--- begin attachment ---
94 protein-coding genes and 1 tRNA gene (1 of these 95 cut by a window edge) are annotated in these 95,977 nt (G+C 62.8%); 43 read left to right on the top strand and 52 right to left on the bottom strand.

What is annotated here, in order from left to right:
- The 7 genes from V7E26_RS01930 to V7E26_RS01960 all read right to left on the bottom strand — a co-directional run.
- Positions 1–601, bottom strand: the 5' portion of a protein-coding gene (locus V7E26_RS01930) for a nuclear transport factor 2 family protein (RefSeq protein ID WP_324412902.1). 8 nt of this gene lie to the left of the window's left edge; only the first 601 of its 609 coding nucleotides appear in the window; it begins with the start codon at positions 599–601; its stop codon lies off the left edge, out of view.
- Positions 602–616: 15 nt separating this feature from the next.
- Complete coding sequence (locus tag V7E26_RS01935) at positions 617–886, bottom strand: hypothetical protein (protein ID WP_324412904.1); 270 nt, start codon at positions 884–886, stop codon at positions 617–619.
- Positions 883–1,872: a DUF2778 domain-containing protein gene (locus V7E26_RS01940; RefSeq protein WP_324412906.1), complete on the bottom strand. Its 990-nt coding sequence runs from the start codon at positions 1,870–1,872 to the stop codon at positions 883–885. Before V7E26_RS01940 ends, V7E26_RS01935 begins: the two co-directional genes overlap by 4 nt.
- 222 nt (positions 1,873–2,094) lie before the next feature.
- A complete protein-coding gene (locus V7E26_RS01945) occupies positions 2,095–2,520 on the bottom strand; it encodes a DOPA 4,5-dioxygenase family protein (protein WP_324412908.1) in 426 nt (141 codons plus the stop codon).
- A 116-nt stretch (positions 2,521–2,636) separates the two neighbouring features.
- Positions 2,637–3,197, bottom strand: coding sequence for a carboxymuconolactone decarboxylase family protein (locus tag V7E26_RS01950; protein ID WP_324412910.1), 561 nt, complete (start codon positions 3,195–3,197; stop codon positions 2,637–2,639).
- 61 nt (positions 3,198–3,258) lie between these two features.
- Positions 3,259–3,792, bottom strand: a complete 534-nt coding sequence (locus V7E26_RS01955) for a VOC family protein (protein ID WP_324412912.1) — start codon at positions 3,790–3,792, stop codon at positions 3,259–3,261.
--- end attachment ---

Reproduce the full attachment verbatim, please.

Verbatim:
94 protein-coding genes and 1 tRNA gene (1 of these 95 cut by a window edge) are annotated in these 95,977 nt (G+C 62.8%); 43 read left to right on the top strand and 52 right to left on the bottom strand.

What is annotated here, in order from left to right:
- The 7 genes from V7E26_RS01930 to V7E26_RS01960 all read right to left on the bottom strand — a co-directional run.
- Positions 1–601, bottom strand: the 5' portion of a protein-coding gene (locus V7E26_RS01930) for a nuclear transport factor 2 family protein (RefSeq protein ID WP_324412902.1). 8 nt of this gene lie to the left of the window's left edge; only the first 601 of its 609 coding nucleotides appear in the window; it begins with the start codon at positions 599–601; its stop codon lies off the left edge, out of view.
- Positions 602–616: 15 nt separating this feature from the next.
- Complete coding sequence (locus tag V7E26_RS01935) at positions 617–886, bottom strand: hypothetical protein (protein ID WP_324412904.1); 270 nt, start codon at positions 884–886, stop codon at positions 617–619.
- Positions 883–1,872: a DUF2778 domain-containing protein gene (locus V7E26_RS01940; RefSeq protein WP_324412906.1), complete on the bottom strand. Its 990-nt coding sequence runs from the start codon at positions 1,870–1,872 to the stop codon at positions 883–885. Before V7E26_RS01940 ends, V7E26_RS01935 begins: the two co-directional genes overlap by 4 nt.
- 222 nt (positions 1,873–2,094) lie before the next feature.
- A complete protein-coding gene (locus V7E26_RS01945) occupies positions 2,095–2,520 on the bottom strand; it encodes a DOPA 4,5-dioxygenase family protein (protein WP_324412908.1) in 426 nt (141 codons plus the stop codon).
- A 116-nt stretch (positions 2,521–2,636) separates the two neighbouring features.
- Positions 2,637–3,197, bottom strand: coding sequence for a carboxymuconolactone decarboxylase family protein (locus tag V7E26_RS01950; protein ID WP_324412910.1), 561 nt, complete (start codon positions 3,195–3,197; stop codon positions 2,637–2,639).
- 61 nt (positions 3,198–3,258) lie between these two features.
- Positions 3,259–3,792, bottom strand: a complete 534-nt coding sequence (locus V7E26_RS01955) for a VOC family protein (protein ID WP_324412912.1) — start codon at positions 3,790–3,792, stop codon at positions 3,259–3,261.